I had the privilege of being present in Rabbi Ovadia Yosef's hospital room during the final moments of his life. He was surrounded by all the members of his family, Shas Knesset members, rabbis, students and many Jews who came from all over the country to be by their leader's side.
When the doctors announced that it was time to say goodbye, all those present began to weep and call out "Shema Yisrael" and the rest of the prayers that are recited when one's soul leaves the world. The prayers were recited again and again for about 10 minutes until the sad moment arrived: Rabbi Ovadia passed away.
I was observing this painful display of prayers, pleads, cries and the traditional tearing of the shirt, when suddenly I saw - among all those rabbis, MKs and worshippers - a number of children who were not related to the rabbi. They were in tears, sitting beside their father and reading from Psalms. These children were not the rabbi's students and may have never even seen him before, but to them he was "Rabbi Yosef."
A secular person cannot understand it. It is difficult to explain the level of admiration the haredi public has for its religious leaders. I remember how when I was a child my father took me to receive the blessing of Rabbi Shach, the leader of the Lithuanian public, at his home in Bnei Brak. More than 20 years later, I can still feel his handshake and stroke on my cheek. I also took my children to receive a blessing from Rabbi Elyashiv and Rabbi Shteinman.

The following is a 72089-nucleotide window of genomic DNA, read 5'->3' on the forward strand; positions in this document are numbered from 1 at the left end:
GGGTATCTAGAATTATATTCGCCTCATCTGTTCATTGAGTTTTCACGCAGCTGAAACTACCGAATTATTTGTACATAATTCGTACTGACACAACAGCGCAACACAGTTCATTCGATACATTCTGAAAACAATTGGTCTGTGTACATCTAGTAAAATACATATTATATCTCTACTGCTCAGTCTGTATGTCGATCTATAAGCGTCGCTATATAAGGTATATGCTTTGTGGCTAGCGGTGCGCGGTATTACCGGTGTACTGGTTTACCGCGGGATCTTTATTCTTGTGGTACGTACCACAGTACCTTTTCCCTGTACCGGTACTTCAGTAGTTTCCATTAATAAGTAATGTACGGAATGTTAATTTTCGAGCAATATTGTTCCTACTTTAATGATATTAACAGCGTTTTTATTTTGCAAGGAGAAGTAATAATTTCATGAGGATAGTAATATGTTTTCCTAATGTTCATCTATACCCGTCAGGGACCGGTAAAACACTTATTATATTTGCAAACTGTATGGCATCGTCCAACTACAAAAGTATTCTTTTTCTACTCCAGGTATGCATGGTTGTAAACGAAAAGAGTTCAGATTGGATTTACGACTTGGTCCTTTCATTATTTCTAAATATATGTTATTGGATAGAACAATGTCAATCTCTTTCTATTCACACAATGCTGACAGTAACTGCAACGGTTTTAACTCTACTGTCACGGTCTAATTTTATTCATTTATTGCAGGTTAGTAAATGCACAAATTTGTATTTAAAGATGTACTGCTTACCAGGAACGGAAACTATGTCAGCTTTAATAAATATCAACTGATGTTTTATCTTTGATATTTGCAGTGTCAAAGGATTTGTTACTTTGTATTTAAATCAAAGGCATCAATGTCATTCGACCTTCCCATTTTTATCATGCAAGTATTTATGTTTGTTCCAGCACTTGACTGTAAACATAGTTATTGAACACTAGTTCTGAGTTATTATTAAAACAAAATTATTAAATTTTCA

Every haredi man takes his children to the rabbi, the leader, at different stations in their lives. Not to learn anything – it is enough that they see him. The haredi street's admiration for these great men gives the child or teenager a purpose in life and allows him to come face to face with the big dream: To become a rabbi in Israel who studies and teaches Torah day and night.
When the monitor attached to Rabbi Yosef showed that his pulse had dropped to zero, then rose to 50 and back to zero again, the hearts of all the people in the room, as well as hundreds of thousands of Jews worldwide, trembled. A great religious leader passed away.
I am not a Shas man and I did not have the privilege of studying Rabbi Yosef's doctrine, but the death of a spiritual and religious leader of such stature in Israel is not only a loss for his family and students. A spiritual leader is a leader of the entire Jewish nation, and yesterday we lost one of the greatest leaders we have had here in recent generations.